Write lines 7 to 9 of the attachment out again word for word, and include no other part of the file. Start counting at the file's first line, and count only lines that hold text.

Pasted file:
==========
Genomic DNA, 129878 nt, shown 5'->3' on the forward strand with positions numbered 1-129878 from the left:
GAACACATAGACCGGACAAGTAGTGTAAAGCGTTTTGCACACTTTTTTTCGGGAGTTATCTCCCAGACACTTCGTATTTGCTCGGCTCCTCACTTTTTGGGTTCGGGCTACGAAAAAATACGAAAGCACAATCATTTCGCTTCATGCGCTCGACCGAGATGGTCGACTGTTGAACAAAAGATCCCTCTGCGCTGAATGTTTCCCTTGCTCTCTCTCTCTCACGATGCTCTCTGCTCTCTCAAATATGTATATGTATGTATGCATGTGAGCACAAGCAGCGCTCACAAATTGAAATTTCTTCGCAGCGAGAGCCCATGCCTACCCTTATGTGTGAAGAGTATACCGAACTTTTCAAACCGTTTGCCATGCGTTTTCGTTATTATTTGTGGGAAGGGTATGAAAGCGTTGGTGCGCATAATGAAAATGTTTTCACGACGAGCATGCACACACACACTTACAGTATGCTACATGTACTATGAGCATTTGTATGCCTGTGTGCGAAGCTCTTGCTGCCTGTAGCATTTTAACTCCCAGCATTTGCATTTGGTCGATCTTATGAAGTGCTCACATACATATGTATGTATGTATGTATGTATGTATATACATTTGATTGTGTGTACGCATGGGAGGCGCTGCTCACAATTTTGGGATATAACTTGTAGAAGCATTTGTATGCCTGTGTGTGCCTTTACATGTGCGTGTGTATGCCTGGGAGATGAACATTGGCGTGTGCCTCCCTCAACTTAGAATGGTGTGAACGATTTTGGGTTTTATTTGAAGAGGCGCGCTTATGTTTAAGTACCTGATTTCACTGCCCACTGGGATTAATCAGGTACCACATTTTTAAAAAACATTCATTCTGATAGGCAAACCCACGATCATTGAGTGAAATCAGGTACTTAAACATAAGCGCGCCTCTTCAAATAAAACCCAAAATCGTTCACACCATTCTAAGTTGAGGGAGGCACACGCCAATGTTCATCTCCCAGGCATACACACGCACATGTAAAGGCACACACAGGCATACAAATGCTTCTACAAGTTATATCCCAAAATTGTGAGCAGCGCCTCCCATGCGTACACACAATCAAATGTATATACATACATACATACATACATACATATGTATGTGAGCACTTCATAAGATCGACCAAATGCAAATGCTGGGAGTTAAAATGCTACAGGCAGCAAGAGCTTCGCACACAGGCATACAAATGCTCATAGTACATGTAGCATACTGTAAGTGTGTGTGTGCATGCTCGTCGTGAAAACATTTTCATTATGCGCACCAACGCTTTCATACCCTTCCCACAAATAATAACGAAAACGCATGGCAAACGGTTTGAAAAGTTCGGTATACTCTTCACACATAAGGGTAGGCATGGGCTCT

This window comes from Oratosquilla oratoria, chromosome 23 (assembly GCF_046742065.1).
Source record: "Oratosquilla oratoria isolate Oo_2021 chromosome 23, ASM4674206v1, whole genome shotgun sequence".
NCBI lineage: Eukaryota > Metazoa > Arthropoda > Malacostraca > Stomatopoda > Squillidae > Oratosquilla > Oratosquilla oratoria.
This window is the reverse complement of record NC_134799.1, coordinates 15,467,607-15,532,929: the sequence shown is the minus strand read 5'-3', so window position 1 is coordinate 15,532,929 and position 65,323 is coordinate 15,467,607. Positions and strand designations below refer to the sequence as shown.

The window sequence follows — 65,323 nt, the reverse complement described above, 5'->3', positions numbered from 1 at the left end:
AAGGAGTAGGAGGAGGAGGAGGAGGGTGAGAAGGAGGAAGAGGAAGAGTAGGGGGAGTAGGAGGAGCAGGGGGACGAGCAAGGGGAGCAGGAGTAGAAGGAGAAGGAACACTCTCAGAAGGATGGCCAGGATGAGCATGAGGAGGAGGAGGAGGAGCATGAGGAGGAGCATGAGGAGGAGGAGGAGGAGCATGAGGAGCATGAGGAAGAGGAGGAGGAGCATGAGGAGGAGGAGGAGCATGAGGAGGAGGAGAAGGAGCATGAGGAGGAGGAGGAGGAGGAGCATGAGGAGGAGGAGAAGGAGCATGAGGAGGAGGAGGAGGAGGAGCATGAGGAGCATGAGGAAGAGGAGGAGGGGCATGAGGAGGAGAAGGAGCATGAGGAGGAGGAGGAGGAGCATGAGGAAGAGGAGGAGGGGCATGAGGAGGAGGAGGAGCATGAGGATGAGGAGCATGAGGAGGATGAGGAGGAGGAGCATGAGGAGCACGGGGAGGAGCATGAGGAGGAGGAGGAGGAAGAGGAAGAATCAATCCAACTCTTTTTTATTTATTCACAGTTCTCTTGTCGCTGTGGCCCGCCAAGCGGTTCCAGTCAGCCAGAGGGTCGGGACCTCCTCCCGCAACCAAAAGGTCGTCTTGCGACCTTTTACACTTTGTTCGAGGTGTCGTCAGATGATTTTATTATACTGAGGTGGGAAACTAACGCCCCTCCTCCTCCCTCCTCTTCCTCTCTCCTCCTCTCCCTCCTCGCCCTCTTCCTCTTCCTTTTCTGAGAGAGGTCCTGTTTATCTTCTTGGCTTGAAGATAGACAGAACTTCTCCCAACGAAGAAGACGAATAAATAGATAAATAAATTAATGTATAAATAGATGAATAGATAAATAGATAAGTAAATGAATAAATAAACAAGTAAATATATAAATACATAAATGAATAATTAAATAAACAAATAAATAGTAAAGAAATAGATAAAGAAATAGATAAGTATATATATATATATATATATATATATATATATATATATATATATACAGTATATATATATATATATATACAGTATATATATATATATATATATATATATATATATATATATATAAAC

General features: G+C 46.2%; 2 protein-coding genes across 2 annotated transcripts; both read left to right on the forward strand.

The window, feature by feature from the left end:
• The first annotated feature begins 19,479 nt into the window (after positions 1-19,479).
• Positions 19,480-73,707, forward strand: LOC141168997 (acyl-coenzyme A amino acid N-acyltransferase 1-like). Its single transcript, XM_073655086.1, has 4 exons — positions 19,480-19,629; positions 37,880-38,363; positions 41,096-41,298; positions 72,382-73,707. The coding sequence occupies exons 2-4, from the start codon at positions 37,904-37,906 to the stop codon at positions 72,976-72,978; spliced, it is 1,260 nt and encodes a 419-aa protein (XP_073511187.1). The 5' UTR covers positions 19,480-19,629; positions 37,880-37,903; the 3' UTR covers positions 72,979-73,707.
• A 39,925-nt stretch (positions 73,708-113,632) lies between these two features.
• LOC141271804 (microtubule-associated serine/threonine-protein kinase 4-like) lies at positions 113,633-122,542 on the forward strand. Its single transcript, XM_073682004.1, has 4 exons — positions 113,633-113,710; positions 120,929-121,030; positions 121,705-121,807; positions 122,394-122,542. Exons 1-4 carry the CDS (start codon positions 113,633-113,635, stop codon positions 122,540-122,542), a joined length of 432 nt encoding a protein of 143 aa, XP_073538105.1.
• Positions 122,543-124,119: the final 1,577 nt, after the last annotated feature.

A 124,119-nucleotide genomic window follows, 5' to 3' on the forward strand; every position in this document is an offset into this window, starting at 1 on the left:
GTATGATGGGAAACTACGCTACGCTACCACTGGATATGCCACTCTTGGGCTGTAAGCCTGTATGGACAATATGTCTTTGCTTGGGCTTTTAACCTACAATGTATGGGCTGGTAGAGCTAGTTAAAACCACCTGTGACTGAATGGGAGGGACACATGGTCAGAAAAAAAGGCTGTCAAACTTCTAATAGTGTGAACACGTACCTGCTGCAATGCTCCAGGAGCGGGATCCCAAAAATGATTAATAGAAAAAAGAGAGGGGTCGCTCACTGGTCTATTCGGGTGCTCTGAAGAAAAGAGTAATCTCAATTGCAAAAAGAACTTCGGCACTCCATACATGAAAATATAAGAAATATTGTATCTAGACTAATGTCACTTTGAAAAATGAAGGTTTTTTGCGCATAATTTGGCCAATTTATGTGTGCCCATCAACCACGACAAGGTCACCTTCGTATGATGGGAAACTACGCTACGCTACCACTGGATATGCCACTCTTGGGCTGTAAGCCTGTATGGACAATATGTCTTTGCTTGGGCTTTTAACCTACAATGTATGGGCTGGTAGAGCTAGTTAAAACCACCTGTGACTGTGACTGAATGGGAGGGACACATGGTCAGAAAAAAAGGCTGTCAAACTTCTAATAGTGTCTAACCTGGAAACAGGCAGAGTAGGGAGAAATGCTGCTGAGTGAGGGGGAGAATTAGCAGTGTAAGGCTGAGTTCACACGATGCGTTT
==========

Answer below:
The window sequence follows — 65,323 nt, the reverse complement described above, 5'->3', positions numbered from 1 at the left end:
AAGGAGTAGGAGGAGGAGGAGGAGGGTGAGAAGGAGGAAGAGGAAGAGTAGGGGGAGTAGGAGGAGCAGGGGGACGAGCAAGGGGAGCAGGAGTAGAAGGAGAAGGAACACTCTCAGAAGGATGGCCAGGATGAGCATGAGGAGGAGGAGGAGGAGCATGAGGAGGAGCATGAGGAGGAGGAGGAGGAGCATGAGGAGCATGAGGAAGAGGAGGAGGAGCATGAGGAGGAGGAGGAGCATGAGGAGGAGGAGAAGGAGCATGAGGAGGAGGAGGAGGAGGAGCATGAGGAGGAGGAGAAGGAGCATGAGGAGGAGGAGGAGGAGGAGCATGAGGAGCATGAGGAAGAGGAGGAGGGGCATGAGGAGGAGAAGGAGCATGAGGAGGAGGAGGAGGAGCATGAGGAAGAGGAGGAGGGGCATGAGGAGGAGGAGGAGCATGAGGATGAGGAGCATGAGGAGGATGAGGAGGAGGAGCATGAGGAGCACGGGGAGGAGCATGAGGAGGAGGAGGAGGAAGAGGAAGAATCAATCCAACTCTTTTTTATTTATTCACAGTTCTCTTGTCGCTGTGGCCCGCCAAGCGGTTCCAGTCAGCCAGAGGGTCGGGACCTCCTCCCGCAACCAAAAGGTCGTCTTGCGACCTTTTACACTTTGTTCGAGGTGTCGTCAGATGATTTTATTATACTGAGGTGGGAAACTAACGCCCCTCCTCCTCCCTCCTCTTCCTCTCTCCTCCTCTCCCTCCTCGCCCTCTTCCTCTTCCTTTTCTGAGAGAGGTCCTGTTTATCTTCTTGGCTTGAAGATAGACAGAACTTCTCCCAACGAAGAAGACGAATAAATAGATAAATAAATTAATGTATAAATAGATGAATAGATAAATAGATAAGTAAATGAATAAATAAACAAGTAAATATATAAATACATAAATGAATAATTAAATAAACAAATAAATAGTAAAGAAATAGATAAAGAAATAGATAAGTATATATATATATATATATATATATATATATATATATATATATATACAGTATATATATATATATATATACAGTATATATATATATATATATATATATATATATATATATATATAAAC

General features: G+C 46.2%; 2 protein-coding genes across 2 annotated transcripts; both read left to right on the forward strand.